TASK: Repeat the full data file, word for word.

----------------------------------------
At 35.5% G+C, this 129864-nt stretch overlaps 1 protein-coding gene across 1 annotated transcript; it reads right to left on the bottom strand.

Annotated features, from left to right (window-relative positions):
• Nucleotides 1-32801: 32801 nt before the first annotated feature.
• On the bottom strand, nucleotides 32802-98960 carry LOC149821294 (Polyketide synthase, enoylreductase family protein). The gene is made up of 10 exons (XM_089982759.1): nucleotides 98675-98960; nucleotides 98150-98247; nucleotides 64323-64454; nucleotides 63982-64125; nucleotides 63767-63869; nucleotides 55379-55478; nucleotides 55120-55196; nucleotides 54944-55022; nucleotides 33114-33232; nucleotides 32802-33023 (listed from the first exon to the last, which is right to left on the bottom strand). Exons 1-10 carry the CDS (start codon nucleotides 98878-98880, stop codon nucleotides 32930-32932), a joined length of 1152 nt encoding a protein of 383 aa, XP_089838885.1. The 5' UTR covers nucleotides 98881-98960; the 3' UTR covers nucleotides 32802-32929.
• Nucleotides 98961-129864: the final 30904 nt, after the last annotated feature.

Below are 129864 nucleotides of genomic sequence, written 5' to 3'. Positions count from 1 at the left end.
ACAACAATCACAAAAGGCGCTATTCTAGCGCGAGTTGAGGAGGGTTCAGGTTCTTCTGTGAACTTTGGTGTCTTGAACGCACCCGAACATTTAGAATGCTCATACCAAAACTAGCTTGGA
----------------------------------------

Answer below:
At 35.5% G+C, this 129864-nt stretch overlaps 1 protein-coding gene across 1 annotated transcript; it reads right to left on the bottom strand.

Annotated features, from left to right (window-relative positions):
• Nucleotides 1-32801: 32801 nt before the first annotated feature.
• On the bottom strand, nucleotides 32802-98960 carry LOC149821294 (Polyketide synthase, enoylreductase family protein). The gene is made up of 10 exons (XM_089982759.1): nucleotides 98675-98960; nucleotides 98150-98247; nucleotides 64323-64454; nucleotides 63982-64125; nucleotides 63767-63869; nucleotides 55379-55478; nucleotides 55120-55196; nucleotides 54944-55022; nucleotides 33114-33232; nucleotides 32802-33023 (listed from the first exon to the last, which is right to left on the bottom strand). Exons 1-10 carry the CDS (start codon nucleotides 98878-98880, stop codon nucleotides 32930-32932), a joined length of 1152 nt encoding a protein of 383 aa, XP_089838885.1. The 5' UTR covers nucleotides 98881-98960; the 3' UTR covers nucleotides 32802-32929.
• Nucleotides 98961-129864: the final 30904 nt, after the last annotated feature.

Below are 129864 nucleotides of genomic sequence, written 5' to 3'. Positions count from 1 at the left end.
ACAACAATCACAAAAGGCGCTATTCTAGCGCGAGTTGAGGAGGGTTCAGGTTCTTCTGTGAACTTTGGTGTCTTGAACGCACCCGAACATTTAGAATGCTCATACCAAAACTAGCTTGGA